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Misawa residents stock up on supplies as they await electricity

Misawa residents stock up on supplies as they await electricity

Staff Sgt. Jonathan Jiloca was one of hundreds of people who crowded the Misawa Air Base commissary Saturday, emptying the shelves of batteries, water, canned food, barbecue charcoal, bread and other items.

Staff Sgt. Jonathan Jiloca was one of hundreds of people who crowded the Misawa Air Base commissary Saturday, emptying the shelves of batteries, water, canned food, barbecue charcoal, bread and other items. Jiloca, with his son, Jonathan, 4, and daughter Nicole, 7, used a flashlight to sort through the food.

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MISAWA AIR BASE, Japan — Residents of this northern Japan air base, most still without electricity or heat following thea massive earthquake that rocked Japan early Friday afternoon, scrambled Saturday to stock up on supplies before darkness fell again.

Staff Sgt. Jonathan Jiloca was one of hundreds of people who crowded the base commissary Saturday, emptying the shelves of batteries, water, canned food, barbecue charcoal, bread and other items.

Jiloca, with his son, Jonathan, 4, and daughter Nicole, 7, used a flashlight to sort through the food in the center aisles, where the dim lighting from the frozen goods section and cash registers couldn’t quite reach.

“You just have to survive,” he said. “It was scary ... the kids were terrorized,” he said of the quake and its persistent aftershocks.

Across the base Saturday, the main topic of conversation was when the electricity would be restored. Misawa is two miles inland on the Pacific coast, and about 200 miles north of Sendai, near the earthquake epicenter.

Col. Michael Rothstein, 35th Fighter Wing commander, gave the only answer he could.

“I do not know when power will be restored,” he said during a phone interview Saturday evening from the base command post.

Rothstein said his main priority was to “take care of our folks” by providing “heat, water, food and eventually, electricity.”

He stressed that all of the base residential buildings had been inspected and were structurally sound, even given the series of aftershocks that continue to rattle the region. He’s also put out the call for help, and said additional civil engineers were on the way to the base.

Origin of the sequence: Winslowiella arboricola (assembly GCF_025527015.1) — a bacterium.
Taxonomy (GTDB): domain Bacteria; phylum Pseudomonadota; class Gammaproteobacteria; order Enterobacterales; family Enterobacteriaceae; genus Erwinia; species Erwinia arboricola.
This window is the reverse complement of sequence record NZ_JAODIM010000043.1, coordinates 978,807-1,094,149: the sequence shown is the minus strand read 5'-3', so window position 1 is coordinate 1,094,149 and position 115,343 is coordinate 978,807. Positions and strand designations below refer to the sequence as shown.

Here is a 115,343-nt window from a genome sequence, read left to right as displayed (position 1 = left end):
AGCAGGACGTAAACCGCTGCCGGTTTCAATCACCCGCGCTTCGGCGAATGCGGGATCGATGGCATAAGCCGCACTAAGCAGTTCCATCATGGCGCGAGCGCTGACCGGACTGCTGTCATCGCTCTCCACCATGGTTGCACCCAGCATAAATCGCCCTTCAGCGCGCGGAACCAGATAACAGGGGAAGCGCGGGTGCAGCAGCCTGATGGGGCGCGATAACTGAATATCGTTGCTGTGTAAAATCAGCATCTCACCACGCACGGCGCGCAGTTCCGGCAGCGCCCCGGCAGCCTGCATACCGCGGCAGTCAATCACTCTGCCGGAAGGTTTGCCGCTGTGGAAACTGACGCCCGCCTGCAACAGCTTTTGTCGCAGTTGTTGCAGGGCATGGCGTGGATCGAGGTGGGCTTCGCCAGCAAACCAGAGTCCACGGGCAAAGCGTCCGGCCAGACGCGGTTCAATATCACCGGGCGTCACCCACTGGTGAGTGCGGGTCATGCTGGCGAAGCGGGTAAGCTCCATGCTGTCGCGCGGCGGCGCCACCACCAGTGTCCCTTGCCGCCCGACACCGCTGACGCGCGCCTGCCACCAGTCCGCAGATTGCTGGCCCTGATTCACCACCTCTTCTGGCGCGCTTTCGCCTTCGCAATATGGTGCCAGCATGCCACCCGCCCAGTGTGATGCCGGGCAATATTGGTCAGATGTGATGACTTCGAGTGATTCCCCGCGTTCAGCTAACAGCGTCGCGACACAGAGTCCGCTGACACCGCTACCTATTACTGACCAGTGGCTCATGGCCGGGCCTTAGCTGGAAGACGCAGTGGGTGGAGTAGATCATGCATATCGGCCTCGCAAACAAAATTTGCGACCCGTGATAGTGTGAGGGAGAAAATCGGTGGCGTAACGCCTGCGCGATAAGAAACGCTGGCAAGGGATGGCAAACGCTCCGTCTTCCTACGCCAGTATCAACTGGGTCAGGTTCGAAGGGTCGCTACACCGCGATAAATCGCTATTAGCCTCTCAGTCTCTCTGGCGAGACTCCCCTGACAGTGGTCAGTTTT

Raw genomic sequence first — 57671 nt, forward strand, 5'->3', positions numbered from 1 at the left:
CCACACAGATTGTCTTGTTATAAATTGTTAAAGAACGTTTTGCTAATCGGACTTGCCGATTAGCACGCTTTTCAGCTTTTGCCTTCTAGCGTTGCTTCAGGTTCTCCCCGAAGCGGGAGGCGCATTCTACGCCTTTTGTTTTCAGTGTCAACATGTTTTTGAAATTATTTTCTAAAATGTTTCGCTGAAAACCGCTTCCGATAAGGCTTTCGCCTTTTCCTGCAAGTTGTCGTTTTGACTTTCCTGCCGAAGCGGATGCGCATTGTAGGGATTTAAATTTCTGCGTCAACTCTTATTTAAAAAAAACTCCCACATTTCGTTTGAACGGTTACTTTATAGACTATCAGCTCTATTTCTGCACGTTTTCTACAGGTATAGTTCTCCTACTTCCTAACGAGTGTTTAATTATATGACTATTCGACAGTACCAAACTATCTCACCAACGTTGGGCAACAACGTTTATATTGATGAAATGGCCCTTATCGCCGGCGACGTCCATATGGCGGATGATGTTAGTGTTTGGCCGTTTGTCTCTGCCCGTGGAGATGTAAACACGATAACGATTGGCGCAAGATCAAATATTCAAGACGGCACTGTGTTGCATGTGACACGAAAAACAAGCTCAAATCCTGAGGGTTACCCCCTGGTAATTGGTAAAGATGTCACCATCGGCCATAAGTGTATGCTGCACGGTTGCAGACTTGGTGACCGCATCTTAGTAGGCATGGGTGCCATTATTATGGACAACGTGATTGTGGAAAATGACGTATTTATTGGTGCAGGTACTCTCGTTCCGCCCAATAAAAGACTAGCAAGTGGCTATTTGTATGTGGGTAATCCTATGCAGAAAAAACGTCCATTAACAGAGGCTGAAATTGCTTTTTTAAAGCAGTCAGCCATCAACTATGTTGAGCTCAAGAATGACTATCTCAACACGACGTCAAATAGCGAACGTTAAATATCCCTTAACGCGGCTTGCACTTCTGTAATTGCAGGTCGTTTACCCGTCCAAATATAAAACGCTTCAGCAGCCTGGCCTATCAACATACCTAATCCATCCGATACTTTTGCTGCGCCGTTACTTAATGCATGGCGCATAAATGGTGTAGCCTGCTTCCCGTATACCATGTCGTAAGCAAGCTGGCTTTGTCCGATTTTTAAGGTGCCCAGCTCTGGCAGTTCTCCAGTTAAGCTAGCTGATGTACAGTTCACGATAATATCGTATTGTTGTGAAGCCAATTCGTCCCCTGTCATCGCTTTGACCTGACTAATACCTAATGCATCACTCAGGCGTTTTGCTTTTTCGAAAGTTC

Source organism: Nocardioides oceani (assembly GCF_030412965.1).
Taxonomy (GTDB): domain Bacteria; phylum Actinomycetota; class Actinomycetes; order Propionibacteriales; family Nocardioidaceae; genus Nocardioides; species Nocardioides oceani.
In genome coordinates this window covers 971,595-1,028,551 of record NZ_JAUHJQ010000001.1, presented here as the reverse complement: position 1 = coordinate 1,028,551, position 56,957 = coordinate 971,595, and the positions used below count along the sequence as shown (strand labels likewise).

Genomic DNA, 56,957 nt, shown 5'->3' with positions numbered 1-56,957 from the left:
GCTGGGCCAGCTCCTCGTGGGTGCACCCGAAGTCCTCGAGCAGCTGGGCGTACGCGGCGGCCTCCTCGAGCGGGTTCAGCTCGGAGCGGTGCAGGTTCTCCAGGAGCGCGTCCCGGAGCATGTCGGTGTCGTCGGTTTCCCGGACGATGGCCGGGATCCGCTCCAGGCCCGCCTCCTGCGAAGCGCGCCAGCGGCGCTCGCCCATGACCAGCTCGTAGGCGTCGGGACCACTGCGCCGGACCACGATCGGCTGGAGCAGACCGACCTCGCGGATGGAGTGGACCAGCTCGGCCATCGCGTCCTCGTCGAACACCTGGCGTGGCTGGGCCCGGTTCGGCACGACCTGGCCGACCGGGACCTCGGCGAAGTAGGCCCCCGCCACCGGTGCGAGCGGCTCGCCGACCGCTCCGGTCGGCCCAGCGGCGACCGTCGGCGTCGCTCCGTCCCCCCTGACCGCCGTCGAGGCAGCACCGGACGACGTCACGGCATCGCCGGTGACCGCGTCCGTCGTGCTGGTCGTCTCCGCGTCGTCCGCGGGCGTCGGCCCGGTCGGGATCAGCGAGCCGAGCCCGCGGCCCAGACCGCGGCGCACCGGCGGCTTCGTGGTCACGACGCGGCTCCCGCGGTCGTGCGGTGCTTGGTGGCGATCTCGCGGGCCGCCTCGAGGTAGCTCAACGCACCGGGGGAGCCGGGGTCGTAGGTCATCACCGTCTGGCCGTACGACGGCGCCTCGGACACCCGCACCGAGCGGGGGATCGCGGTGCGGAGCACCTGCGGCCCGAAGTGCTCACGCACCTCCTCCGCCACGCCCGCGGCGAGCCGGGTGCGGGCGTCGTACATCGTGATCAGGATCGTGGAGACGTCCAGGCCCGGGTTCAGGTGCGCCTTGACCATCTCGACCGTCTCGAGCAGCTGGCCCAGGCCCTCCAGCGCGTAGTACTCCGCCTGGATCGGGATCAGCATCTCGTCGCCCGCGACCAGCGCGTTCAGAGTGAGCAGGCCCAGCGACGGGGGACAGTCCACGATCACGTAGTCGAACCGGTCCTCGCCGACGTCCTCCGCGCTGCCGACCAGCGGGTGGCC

Essie Whitworth-Nurse, director of the Airman and Family Readiness Center, and her staff were busy Saturday helping community members receive “clear, concise and releasable information” on the situation.

Her team set up the Emergency Family Assistance Control Center in the base Mokuteki Community Center. She estimated that at least 1,000 people had attended three briefings and came for free phone calls home, critical given the communication black-out on most of the base.

Next door at the Potter Fitness Center, members of the 35th Force Support Squadron set up nearly 200 cots and sleeping bags.

Chief Master Sgt. Freddy Estacion said the goal was to provide warm shelter for as many of the families as possible. Hot showers were also available at the gym.

Daneen Kulbeth, waiting in the Mokuteki to call home, said she was impressed with the base response to the earthquake.

“I think it’s great,” she said. “The community is doing everything it can to help us.”

She also stressed that while being without heat and electricity at home was annoying, it was nothing when compared to what happened in the devastated Japanese communities south of Misawa.

“You just gotta count your blessings,” she said.

Rothstein echoed her sentiments.

“Airman and families and Misawa are safe; we are thankful. And while we’re working through the challenges of being without power in most areas, we are doing OK.”